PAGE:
Pretzels may or may not make you thirsty, but the idea of a twisted, chubby, salty cloud of dough baked to golden perfection is enough to make just about anyone hungry.
I began a sourdough starter last week for the first time in my life. As much as I love to bake breads, I had long resisted sourdough because of Desi’s aversion to any foods that are fermented (he can’t even stand dosas and idlis made with batter left to ferment overnight). But the starter was so easy to make, and when –in a couple of days– it started to work exactly as the instructions at the King Arthur Flour website said it should, I got a little more than excited about making something really special with it.
Pretzels seemed perfect because much as I love them, I had never baked them at home before. Besides, the recipe was simplicity itself, requiring just a minimal rise time. I did have to veganize the recipe because the original contained milk powder (I subbed soy milk and reduced the amount of water), but my vegan pretzels turned out so beautifully that I am sure nothing was lost. They had a subtle flavor of sourdough, which was perfect for Desi, and they were soft and fluffy and super-delicious.
If you have never baked with sourdough before, this is a perfect time to try. Sourdough relies on capturing natural yeast from the environment, and a summer and fall kitchen are likely to have a good deal of yeast floating around, especially if you do a lot of baking. I love the very thought of capturing wild yeast from the air– it makes me feel like one of those superwomen of yore who did everything from scratch. Besides, it’s kinda like getting something for free, and who doesn’t love that?
Here are the recipes, then, for both the sourdough starter and the pretzels made with it. Both are adapted from versions on the King Arthur Flour website.
2 cups warm water (not hot-you don’t want to kill the yeast)
1 tbsp sugar
2 1/4 tsp or 1 package active dry yeast
2 cups all-purpose flour
Place the water in a glass or ceramic bowl. Add the sugar, stir to mix, then add the yeast and mix.
Add the flour and mix everything until you have a homogenous mass. Cover the bowl with a dishcloth or kitchen towel (don’t use plastic wrap because you want the wild yeast to find their way to the starter).
You will see the yeast go to work almost immediately as the mixture will start to bubble. Set it aside for three to five days, after which you can refrigerate it. Stir the starter once daily because the mixture will separate. Eventually, you will see that the liquid that separates to the top is a dark brown. This is okay– it does not mean your starter is spoilt — it is an alcoholic liquid created by the yeast, and it helps produce that great tangy flavor of sourdough. Just mix it back into the dough. If you want your starter to have less of an alcoholic tang, pour off some of the liquid.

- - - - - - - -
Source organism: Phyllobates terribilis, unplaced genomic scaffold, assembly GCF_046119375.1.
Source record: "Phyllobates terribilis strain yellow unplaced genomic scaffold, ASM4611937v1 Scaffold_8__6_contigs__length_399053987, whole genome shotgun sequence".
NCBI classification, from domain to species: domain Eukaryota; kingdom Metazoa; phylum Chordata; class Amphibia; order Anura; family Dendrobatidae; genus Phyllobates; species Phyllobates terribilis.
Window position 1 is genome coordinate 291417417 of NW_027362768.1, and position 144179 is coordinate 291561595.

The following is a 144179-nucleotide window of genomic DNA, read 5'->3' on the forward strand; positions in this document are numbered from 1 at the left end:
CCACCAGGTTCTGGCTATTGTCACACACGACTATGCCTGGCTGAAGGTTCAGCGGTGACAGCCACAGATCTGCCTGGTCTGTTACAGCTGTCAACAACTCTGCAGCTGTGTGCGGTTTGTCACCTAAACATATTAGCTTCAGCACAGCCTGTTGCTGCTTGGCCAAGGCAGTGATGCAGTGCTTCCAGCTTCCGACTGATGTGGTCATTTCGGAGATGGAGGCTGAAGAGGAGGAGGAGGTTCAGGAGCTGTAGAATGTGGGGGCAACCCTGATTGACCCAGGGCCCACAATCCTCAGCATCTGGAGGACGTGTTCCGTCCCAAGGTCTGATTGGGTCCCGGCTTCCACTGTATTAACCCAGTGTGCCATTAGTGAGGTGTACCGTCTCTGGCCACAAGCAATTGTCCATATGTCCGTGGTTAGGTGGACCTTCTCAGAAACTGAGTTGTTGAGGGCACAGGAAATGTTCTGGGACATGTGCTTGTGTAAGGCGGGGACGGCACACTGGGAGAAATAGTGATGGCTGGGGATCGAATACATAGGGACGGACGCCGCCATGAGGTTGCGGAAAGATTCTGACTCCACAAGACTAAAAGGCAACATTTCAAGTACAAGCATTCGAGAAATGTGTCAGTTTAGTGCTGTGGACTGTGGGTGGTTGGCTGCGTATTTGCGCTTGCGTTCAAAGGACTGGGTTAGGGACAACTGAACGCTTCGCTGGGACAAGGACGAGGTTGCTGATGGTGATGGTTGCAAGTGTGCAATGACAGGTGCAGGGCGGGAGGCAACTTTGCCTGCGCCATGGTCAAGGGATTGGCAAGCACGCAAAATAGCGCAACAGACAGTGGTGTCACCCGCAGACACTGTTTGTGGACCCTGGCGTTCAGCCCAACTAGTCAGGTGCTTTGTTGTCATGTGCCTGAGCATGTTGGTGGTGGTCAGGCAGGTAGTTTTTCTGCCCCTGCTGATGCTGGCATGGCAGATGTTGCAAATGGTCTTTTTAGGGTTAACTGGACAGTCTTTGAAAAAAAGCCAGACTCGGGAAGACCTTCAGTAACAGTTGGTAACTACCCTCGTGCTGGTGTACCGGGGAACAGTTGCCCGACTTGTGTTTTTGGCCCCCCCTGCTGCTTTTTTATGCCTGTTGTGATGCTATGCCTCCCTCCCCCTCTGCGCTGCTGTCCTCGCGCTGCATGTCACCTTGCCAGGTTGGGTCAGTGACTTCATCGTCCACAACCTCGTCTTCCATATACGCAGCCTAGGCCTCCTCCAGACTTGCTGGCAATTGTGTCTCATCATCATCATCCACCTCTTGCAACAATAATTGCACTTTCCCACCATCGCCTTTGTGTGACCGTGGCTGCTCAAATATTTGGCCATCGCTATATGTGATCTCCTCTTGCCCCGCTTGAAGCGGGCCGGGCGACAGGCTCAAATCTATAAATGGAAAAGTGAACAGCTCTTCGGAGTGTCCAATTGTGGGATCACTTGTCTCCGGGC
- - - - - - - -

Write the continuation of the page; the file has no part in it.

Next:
Refrigerate your starter. Each time you need to use some of it, replenish the starter with the same amount you remove. For the pretzels, I needed a cup of starter, so I mixed back 1 cup of flour and 1/2 cup of water into the starter, then covered it with a dishcloth, and let it stand out on the countertop overnight to get the yeast going, after which I refrigerated it. A good sourdough starter will have lots of tiny bubbles that tell you it’s alive and well.
- 1 cup sourdough starter , straight from the refrigerator
- 1/2 cup warm water
- 2 tsp active dry yeast mixed with 1/4 cup of warm soymilk. Allow them to sit for five minutes until the yeast blooms.
- 3 cups all-purpose flour
- 1 tbsp maple syrup or sugar
- 1 tbsp vegetable oil
- 1 1/2 tsp salt
- Sea salt or any coarse salt for sprinkling on the pretzels
Place all the ingredients in a bowl and, using your hand or a stand mixer, mix well. Knead the dough until it has a smooth consistency and can be formed into a round ball. It should not be too stiff-- if that's the case, add a little water, a tiny bit at a time.
Place the ball of dough in a lightly greased bowl, turning over once to coat, cover with a kitchen towel or plastic wrap, and set aside in a warm place for about 45 minutes. The dough will rise a little.
Place the dough on a lightly greased surface and fold a few times to deflate the air. Form into a rectangle, then divide into 12 equal parts.
Take one part and cover the rest with a kitchen towel to keep them from drying. Roll the dough into a ball and then into a rope, tapering the ends. You want a rope around 18 inches in length. If you encounter resistance, shape the rope to about half the desired length, set aside, shape the remaining balls of dough into half-ropes, and then go back to the first one and continue. This will allow the dough to relax, making it easier to shape.
Take the ends of the rope and criss-cross them to make a loop. Twist one more time if you want an extra-decorative pretzel, then bring the ends down and tuck them under the loop.
Place the pretzels, about 2 inches apart, on a parchment-lined or lightly greased cookie sheet.
Preheat the oven to 350 degrees. Brush the tops of the pretzels with some oil and sprinkle with coarse salt (you can brush the pretzels with some sugar and water mixed together for a darker color, but I like my pretzels to be extra-salty and without any obvious sweetness).
Bake the pretzels for 25 minutes or until the tops are lightly golden-brown. I ate these dipped in some olive oil with crushed garlic. Heaven.
My divine vegan sourdough pretzels are so good, I am sending them off to YeastSpotting, a weekly showcase of baking and yeast breads.
(C) All recipes and photographs copyright of Holy Cow! Vegan Recipes.